Referring now to FIG. 3, there is shown a circuit diagram of opto-coupler 202 utilized with input circuit 200. When LED D2 is turned on and emits light, the light is detected by light-sensitive transistor 302 of detector circuit 111, the base of which is connected to the anode of diode 301. The cathode of diode 301 is connected to the collector of transistor 302 and to a source voltage Vcc. The emitter of transistor 302 is electrically connected to the base of a transistor 303 and through a 100k resistor 304 to ground and to the emitter of transistor 303. The collector of transistor 303 is connected to output terminal 305, which indicates whether LED D2 is on or not.
Digital input circuit 200 is configured so that LED D2 will switch from "off" to "on" and thus emit light that may be detected by opto-coupler 202 when Vin rises above a threshold magnitude, for example 38 volts, for a predetermined first time period. As described below, through the use of a fixed current source, the first time period is substantially fixed regardless of the magnitude of the input voltage Vin, e.g. whether a Vin of 38 volts, 125 volts, or 200 volts is applied to input circuit 200. After LED D2 has been switched "on", LED D2 is subsequently switched "off" when Vin drops below the threshold magnitude for a second time period, as explained below. LED D2 therefore serves as an output means for providing an output when LED D2 is in an on state, which output may be detected by a light-detecting circuit means which activates in response to light from LED D2.
For example, if Vin increases from a below-threshold value to an above-threshold value at time T=0, for example from 0 to 125 volts, and Vin remains above the threshold value for the first time period, input circuit 200 will quickly cause LED D2 to turn on. If, however, voltage Vin only temporarily increases above the threshold due to a transient voltage spike, LED D2 remains off while the spike is ignored. Once LED D2 is on in response to an above-threshold Vin, LED D2 remains on while Vin remains above the threshold voltage. If a transient dip in voltage temporarily lowers voltage Vin below the threshold, input circuit 200 ignores the negative spike and LED D2 remains on. When Vin finally drops below the threshold for more than a momentary transient time, i.e. for the second time period, LED D2 is quickly switched off so that opto-coupler 202 no longer detects the "on" state of LED D2.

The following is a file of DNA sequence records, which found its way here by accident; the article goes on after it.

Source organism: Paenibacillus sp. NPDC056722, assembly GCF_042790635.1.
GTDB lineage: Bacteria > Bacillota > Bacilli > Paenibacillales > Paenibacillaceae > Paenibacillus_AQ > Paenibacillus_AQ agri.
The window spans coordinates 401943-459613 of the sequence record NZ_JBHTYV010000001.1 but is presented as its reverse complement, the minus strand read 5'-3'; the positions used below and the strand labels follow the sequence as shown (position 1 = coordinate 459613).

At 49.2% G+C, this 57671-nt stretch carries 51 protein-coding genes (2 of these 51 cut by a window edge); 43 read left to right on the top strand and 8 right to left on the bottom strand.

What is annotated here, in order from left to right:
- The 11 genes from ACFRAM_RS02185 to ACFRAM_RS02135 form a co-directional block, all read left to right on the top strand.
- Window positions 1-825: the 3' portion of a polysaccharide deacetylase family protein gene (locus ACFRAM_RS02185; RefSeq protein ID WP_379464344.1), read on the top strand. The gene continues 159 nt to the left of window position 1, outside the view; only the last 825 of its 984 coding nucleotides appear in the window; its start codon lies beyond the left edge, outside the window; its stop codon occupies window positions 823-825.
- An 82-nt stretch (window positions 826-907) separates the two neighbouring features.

Therefore, input circuit 200 is configured as a low power digital input circuit with high noise immunity and a fast operating or response time, and operates as described in further detail below. It will be understood that the first threshold which Vin must be above to switch input LED D2 from "off" to "on" may be different from a second threshold that Vin must be below to switch input LED D2 from "on" to "off". In a preferred embodiment, these thresholds are each within a range of 20-38 volts. A typical "on" voltage will be well above this threshold range, e.g. 125 volts, and a typical "off" voltage will be approximately zero volts, well below this range.
When a voltage Vin which is above the threshold value is applied to first and second terminals 203 and 204 at time T=0, capacitors C1 and C2 begin to charge. When during the first time period C2 charges to a voltage Vc2 higher than the 15 V threshold voltage of Z2 plus the forward voltage drop of LED D2, LED D2 is turned on, causing opto-coupler 202 to be turned on as well. At this point the voltage across LED D2 causes a current to flow through resistor R3 and the base emitter of transistor Q4, turning it on. When Q4 turns on, this shorts out the base to emitter of transistor Q2, which prevents Q2 from turning on. Thus once LED D2 is turned on Q2 is off, so that Q2 will not short out the voltage across C2 (which would cause LED D2 to turn off). In this manner input circuit 200 comprises a constant rate charging means for allowing LED D2 to switch from the off state to the on state when C2 is charged for a first predetermined time period by the input signal having a magnitude greater than a first predetermined threshold magnitude.